Economic growth in the United States grew faster than previously estimated in the fourth quarter of last year helped by stronger consumer spending, the U.S. Commerce Department said on Thursday.
Gross domestic product grew at a 2.6 percent annual rate, a significant improvement on the 2.4 percent pace reported by the Commerce Department last month.
Analysts said the revision suggests the U.S. economy had momentum towards the end of last year and could pick up strength once again after the adverse effects of this winter's extreme cold weather start to ease.
The Commerce Department said that for all of 2013, the U.S. economy grew 1.9 percent, following a 2.8 percent increase in the prior year.
This third and final estimate of fourth-quarter GDP – the value of good and services produced in the United States – was broadly in line with economists’ expectations.
The revised pace of fourth quarter growth was slower than the 4.1 percent of the previous quarter, but the strength of consumer spending, which makes up more than two thirds of the U.S. economy, suggested an underlying strength that gave analysts hope of a better year ahead.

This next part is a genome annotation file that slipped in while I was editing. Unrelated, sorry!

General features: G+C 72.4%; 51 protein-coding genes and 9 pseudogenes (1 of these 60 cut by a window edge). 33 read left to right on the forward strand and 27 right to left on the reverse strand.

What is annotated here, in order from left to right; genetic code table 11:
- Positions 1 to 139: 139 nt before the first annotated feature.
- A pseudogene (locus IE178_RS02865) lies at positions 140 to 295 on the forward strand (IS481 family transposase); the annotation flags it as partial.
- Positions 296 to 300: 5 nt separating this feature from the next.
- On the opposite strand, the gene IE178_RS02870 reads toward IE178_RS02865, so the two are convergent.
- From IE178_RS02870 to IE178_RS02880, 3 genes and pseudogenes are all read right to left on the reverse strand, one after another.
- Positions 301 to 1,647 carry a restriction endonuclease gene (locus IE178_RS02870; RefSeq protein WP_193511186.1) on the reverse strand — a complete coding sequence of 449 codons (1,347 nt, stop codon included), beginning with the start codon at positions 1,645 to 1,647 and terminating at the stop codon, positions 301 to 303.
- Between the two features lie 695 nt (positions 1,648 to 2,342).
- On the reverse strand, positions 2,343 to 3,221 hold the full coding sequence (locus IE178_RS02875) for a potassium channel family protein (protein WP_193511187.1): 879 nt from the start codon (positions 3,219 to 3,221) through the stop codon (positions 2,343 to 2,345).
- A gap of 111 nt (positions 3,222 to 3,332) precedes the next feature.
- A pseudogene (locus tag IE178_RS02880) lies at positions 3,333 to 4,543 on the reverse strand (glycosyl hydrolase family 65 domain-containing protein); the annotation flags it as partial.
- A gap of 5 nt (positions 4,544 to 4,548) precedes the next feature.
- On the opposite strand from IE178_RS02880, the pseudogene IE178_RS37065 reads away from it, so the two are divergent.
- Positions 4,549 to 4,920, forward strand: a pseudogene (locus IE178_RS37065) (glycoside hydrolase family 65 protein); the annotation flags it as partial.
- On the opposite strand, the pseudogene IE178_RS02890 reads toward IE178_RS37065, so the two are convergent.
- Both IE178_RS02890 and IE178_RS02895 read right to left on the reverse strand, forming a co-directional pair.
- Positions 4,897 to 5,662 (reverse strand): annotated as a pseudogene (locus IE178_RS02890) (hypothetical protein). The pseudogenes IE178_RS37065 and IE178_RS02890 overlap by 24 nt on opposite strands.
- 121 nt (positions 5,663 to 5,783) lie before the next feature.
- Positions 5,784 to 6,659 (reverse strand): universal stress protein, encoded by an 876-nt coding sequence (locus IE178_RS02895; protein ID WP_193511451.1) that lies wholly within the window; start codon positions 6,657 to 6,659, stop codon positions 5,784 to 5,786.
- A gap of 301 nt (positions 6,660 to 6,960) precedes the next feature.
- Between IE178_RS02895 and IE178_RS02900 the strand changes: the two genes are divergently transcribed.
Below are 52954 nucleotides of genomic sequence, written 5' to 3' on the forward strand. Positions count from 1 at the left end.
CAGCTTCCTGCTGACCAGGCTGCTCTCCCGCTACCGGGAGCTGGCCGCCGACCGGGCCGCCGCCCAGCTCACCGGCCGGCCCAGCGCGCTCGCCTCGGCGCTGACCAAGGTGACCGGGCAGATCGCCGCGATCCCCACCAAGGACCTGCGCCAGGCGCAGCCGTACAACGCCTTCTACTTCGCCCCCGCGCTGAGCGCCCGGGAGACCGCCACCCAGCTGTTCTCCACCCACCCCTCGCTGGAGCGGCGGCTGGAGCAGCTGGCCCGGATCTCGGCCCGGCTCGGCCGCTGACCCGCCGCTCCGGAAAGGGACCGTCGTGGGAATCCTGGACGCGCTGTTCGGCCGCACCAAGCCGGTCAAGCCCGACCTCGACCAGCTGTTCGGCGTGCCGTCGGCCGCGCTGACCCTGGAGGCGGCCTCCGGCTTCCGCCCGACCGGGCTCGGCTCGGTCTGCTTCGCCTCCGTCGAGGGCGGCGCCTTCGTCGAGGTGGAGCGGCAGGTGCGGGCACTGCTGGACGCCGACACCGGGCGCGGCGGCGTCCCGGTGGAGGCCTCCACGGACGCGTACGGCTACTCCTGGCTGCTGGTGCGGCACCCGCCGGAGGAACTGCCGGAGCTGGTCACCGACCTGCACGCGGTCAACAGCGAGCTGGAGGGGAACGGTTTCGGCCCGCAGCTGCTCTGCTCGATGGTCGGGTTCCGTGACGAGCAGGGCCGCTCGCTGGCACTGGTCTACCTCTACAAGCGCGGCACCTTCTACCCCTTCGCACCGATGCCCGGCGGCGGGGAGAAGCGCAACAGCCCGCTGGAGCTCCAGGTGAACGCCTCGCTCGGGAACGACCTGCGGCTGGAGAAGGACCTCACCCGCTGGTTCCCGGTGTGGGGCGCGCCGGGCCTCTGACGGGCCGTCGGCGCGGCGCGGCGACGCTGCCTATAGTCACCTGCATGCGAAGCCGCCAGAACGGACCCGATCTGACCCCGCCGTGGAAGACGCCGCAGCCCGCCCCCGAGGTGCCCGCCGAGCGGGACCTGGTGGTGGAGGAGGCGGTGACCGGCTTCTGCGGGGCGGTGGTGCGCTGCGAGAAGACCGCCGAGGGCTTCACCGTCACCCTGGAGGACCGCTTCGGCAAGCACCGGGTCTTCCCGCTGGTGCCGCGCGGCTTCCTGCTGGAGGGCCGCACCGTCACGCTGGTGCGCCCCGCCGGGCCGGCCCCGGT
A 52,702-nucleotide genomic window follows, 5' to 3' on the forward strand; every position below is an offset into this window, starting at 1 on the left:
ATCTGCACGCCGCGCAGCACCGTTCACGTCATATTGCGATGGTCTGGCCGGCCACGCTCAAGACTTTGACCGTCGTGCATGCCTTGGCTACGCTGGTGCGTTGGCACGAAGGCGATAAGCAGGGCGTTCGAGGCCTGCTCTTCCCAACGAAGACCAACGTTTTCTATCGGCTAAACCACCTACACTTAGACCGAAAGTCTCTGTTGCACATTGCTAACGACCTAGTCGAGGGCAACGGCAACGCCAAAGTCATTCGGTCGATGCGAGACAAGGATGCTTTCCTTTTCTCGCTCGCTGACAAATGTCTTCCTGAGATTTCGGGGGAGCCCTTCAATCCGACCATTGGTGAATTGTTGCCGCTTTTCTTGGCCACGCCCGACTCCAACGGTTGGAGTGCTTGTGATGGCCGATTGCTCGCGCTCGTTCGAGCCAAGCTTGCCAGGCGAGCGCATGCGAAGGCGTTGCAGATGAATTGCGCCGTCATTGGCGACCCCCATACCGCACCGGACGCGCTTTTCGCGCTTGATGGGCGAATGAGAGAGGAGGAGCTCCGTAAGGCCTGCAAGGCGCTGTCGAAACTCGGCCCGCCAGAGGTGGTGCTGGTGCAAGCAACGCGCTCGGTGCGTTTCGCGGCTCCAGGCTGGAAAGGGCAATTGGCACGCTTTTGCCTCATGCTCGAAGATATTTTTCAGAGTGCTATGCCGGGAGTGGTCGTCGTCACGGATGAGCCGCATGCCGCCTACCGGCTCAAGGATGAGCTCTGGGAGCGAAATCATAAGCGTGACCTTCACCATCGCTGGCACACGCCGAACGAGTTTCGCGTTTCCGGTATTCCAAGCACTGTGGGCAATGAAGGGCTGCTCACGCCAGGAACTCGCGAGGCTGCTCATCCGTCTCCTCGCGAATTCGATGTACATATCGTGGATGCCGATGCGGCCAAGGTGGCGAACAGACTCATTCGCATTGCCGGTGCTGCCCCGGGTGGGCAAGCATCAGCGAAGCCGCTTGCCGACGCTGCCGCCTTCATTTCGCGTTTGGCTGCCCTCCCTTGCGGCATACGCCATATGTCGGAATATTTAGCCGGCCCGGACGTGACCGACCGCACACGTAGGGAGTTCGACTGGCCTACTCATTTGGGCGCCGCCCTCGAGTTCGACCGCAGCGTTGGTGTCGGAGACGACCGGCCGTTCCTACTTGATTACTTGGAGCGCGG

More good news came on Thursday from the U.S. Labor Department, which said initial claims for state unemployment benefits fell 10,000 to a seasonally adjusted 311,000, the lowest level since November. Many analysts had anticipated that first-time applications for jobless benefits would rise to 325,000 in the week ended March 22.
The four-week average, considered by many a more accurate measure of the job market, fell to its lowest level since September.Reuse content